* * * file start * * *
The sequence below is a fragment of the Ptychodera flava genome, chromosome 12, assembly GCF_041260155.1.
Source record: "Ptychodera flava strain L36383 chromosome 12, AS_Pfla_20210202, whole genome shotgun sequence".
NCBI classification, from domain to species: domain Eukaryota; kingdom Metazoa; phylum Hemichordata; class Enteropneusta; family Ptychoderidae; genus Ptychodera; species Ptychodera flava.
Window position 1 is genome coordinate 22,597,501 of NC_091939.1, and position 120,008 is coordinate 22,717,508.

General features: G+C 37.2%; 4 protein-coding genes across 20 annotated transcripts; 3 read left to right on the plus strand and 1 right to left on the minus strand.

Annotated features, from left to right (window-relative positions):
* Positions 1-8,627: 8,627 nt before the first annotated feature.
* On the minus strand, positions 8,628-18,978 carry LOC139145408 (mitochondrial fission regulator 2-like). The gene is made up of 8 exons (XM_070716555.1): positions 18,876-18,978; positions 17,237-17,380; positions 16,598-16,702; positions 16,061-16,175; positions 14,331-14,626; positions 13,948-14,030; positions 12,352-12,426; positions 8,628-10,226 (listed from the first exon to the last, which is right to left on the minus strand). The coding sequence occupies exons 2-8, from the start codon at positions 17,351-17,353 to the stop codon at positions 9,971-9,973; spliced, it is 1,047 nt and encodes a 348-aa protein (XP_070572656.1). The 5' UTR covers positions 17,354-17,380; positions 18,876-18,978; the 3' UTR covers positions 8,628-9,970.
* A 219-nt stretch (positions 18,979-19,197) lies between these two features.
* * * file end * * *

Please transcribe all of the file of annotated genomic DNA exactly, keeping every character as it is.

The sequence below is a fragment of the Ptychodera flava genome, chromosome 12, assembly GCF_041260155.1.
Source record: "Ptychodera flava strain L36383 chromosome 12, AS_Pfla_20210202, whole genome shotgun sequence".
NCBI classification, from domain to species: domain Eukaryota; kingdom Metazoa; phylum Hemichordata; class Enteropneusta; family Ptychoderidae; genus Ptychodera; species Ptychodera flava.
Window position 1 is genome coordinate 22,597,501 of NC_091939.1, and position 120,008 is coordinate 22,717,508.

General features: G+C 37.2%; 4 protein-coding genes across 20 annotated transcripts; 3 read left to right on the plus strand and 1 right to left on the minus strand.

Annotated features, from left to right (window-relative positions):
* Positions 1-8,627: 8,627 nt before the first annotated feature.
* On the minus strand, positions 8,628-18,978 carry LOC139145408 (mitochondrial fission regulator 2-like). The gene is made up of 8 exons (XM_070716555.1): positions 18,876-18,978; positions 17,237-17,380; positions 16,598-16,702; positions 16,061-16,175; positions 14,331-14,626; positions 13,948-14,030; positions 12,352-12,426; positions 8,628-10,226 (listed from the first exon to the last, which is right to left on the minus strand). The coding sequence occupies exons 2-8, from the start codon at positions 17,351-17,353 to the stop codon at positions 9,971-9,973; spliced, it is 1,047 nt and encodes a 348-aa protein (XP_070572656.1). The 5' UTR covers positions 17,354-17,380; positions 18,876-18,978; the 3' UTR covers positions 8,628-9,970.
* A 219-nt stretch (positions 18,979-19,197) lies between these two features.